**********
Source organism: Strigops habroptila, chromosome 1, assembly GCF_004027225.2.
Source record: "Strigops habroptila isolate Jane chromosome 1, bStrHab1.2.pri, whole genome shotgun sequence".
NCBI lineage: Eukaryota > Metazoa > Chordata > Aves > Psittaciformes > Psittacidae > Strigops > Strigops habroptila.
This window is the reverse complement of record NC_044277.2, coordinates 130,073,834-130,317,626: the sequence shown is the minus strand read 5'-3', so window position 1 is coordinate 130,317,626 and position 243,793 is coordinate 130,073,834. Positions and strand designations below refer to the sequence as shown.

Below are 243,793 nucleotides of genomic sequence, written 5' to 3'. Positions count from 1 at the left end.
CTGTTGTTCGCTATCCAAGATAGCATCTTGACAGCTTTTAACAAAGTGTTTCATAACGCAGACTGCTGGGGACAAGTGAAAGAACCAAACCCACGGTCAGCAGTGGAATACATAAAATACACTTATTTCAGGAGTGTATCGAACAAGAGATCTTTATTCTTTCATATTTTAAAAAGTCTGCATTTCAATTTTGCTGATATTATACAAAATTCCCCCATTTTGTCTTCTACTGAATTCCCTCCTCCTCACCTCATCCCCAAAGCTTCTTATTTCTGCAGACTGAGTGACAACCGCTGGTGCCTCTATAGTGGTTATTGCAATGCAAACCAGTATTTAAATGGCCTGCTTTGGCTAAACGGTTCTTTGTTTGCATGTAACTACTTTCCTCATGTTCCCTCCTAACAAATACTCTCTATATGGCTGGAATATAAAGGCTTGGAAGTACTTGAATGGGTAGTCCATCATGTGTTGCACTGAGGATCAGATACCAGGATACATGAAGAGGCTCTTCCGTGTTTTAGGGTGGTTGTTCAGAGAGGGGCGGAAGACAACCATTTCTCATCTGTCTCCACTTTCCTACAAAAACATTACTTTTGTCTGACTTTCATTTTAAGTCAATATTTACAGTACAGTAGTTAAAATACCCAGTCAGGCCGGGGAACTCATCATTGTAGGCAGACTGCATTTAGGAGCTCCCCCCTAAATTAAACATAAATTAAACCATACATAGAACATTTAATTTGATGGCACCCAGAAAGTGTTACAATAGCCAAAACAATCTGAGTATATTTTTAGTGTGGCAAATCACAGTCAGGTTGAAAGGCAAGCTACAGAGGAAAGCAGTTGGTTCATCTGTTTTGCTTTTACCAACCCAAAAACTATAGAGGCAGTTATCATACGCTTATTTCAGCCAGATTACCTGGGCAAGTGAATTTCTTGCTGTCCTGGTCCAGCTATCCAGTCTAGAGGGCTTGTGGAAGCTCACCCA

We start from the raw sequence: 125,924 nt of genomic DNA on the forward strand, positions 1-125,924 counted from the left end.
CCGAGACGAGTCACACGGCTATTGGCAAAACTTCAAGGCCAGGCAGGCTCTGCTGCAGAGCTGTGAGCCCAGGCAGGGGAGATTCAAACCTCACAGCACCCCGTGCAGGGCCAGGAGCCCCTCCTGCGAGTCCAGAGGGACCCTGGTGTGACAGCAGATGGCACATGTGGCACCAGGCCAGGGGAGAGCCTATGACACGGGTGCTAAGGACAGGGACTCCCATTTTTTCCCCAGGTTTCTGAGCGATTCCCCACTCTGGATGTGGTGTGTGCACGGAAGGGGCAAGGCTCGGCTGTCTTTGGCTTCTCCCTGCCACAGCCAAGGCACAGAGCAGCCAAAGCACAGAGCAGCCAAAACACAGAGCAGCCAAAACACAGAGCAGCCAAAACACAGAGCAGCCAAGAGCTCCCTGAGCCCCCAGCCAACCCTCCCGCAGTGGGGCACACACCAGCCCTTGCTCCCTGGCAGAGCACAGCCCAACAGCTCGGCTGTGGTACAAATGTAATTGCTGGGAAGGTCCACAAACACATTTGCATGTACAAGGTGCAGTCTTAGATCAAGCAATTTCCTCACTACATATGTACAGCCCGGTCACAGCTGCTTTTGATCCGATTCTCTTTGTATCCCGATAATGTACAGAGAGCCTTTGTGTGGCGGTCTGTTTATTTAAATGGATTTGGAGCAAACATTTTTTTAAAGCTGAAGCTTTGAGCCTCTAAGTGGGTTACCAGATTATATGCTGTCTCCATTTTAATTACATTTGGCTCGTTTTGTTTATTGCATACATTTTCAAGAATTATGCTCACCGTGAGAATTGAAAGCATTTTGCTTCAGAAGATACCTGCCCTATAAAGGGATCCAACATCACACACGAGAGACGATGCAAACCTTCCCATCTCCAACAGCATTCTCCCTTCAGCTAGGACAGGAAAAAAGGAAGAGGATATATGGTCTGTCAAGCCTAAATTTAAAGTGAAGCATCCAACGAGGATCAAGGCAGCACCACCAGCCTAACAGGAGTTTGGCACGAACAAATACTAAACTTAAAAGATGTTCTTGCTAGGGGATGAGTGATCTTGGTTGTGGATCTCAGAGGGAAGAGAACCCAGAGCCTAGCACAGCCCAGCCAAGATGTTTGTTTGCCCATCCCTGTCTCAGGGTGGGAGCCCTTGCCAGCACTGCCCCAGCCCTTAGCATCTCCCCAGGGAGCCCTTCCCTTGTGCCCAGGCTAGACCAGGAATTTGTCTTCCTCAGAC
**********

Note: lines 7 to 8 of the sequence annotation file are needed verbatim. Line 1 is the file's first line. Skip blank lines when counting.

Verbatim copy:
We start from the raw sequence: 125,924 nt of genomic DNA on the forward strand, positions 1-125,924 counted from the left end.
CCGAGACGAGTCACACGGCTATTGGCAAAACTTCAAGGCCAGGCAGGCTCTGCTGCAGAGCTGTGAGCCCAGGCAGGGGAGATTCAAACCTCACAGCACCCCGTGCAGGGCCAGGAGCCCCTCCTGCGAGTCCAGAGGGACCCTGGTGTGACAGCAGATGGCACATGTGGCACCAGGCCAGGGGAGAGCCTATGACACGGGTGCTAAGGACAGGGACTCCCATTTTTTCCCCAGGTTTCTGAGCGATTCCCCACTCTGGATGTGGTGTGTGCACGGAAGGGGCAAGGCTCGGCTGTCTTTGGCTTCTCCCTGCCACAGCCAAGGCACAGAGCAGCCAAAGCACAGAGCAGCCAAAACACAGAGCAGCCAAAACACAGAGCAGCCAAAACACAGAGCAGCCAAGAGCTCCCTGAGCCCCCAGCCAACCCTCCCGCAGTGGGGCACACACCAGCCCTTGCTCCCTGGCAGAGCACAGCCCAACAGCTCGGCTGTGGTACAAATGTAATTGCTGGGAAGGTCCACAAACACATTTGCATGTACAAGGTGCAGTCTTAGATCAAGCAATTTCCTCACTACATATGTACAGCCCGGTCACAGCTGCTTTTGATCCGATTCTCTTTGTATCCCGATAATGTACAGAGAGCCTTTGTGTGGCGGTCTGTTTATTTAAATGGATTTGGAGCAAACATTTTTTTAAAGCTGAAGCTTTGAGCCTCTAAGTGGGTTACCAGATTATATGCTGTCTCCATTTTAATTACATTTGGCTCGTTTTGTTTATTGCATACATTTTCAAGAATTATGCTCACCGTGAGAATTGAAAGCATTTTGCTTCAGAAGATACCTGCCCTATAAAGGGATCCAACATCACACACGAGAGACGATGCAAACCTTCCCATCTCCAACAGCATTCTCCCTTCAGCTAGGACAGGAAAAAAGGAAGAGGATATATGGTCTGTCAAGCCTAAATTTAAAGTGAAGCATCCAACGAGGATCAAGGCAGCACCACCAGCCTAACAGGAGTTTGGCACGAACAAATACTAAACTTAAAAGATGTTCTTGCTAGGGGATGAGTGATCTTGGTTGTGGATCTCAGAGGGAAGAGAACCCAGAGCCTAGCACAGCCCAGCCAAGATGTTTGTTTGCCCATCCCTGTCTCAGGGTGGGAGCCCTTGCCAGCACTGCCCCAGCCCTTAGCATCTCCCCAGGGAGCCCTTCCCTTGTGCCCAGGCTAGACCAGGAATTTGTCTTCCTCAGAC